Graphics Sound Control Gameplay Lastability Final
8 6 7 7 8 7

Having never played the physical card game, I can only assume that card images are faithfully reproduced. The play area is kind of crowded, but that’s more the card game's fault than the technology.


I like the voice work, which changes depending on which FMA character you’re playing as. The music is straight from the show, but, maddeningly, the tracks repeat endlessly, and you’ll turn the volume down quickly.


It’s all done with the stylus. You can use the L and R buttons to streamline the detailing and turn-passing process. The lack of an undo button makes the game incredibly unforgiving. I often inadvertently played a card because the touch screen registered a single tap as a double-tap.


This game is incredibly complex, almost to the point of being unplayable for those unfamiliar with CCG’s. Once you do get up that giant learning curve, though, the strategies start popping up and the fun starts. You just have to want it!


With over five hundred cards and several unlockable single-player decks, there’s a lot of fun to be had here. But again, you have to be CCG fan.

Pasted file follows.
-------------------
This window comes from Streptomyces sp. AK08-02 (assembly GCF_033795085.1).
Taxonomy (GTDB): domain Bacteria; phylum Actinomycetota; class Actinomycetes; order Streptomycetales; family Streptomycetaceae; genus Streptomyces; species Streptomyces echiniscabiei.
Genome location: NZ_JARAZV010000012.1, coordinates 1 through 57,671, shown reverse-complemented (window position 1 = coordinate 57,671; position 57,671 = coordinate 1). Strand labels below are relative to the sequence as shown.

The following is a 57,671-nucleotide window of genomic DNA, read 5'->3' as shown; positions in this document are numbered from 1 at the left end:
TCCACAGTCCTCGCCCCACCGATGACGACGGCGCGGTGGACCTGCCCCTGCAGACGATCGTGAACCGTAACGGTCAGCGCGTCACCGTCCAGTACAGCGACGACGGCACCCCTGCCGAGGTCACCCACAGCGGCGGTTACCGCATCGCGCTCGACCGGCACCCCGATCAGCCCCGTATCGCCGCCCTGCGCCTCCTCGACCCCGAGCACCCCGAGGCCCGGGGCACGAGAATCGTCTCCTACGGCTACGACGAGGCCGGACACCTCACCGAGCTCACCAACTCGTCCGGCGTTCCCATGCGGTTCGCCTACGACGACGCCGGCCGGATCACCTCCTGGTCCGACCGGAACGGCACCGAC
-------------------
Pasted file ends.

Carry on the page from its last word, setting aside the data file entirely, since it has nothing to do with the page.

The tutorial does an average job of teaching new players how to play: it explains the basics but doesn’t go into the specifics with enough detail. So if you are up to the challenge of figuring the ins-and-outs of this CCG on your own, you'll have fun. If you aren't, FMA: The Trading Card Game is not for you.


  • Captures the spirit of the anime series beautifully
  • There are levels of complexity here that I haven't yet begun to explore
  • The satisfaction eventually wrought is awesome!
  • Did I mention how complex the game is?
  • Having to constantly check your cards slows the game considerably
  • The learning curve is an 89-degree slope
Review Page 2: Conclusion

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Genre Party/Parlor
Developer Destineer Studios

Worldwide Releases

na: Fullmetal Alchemist: Trading Card Game
Release Oct 15, 2007
PublisherDestineer Studios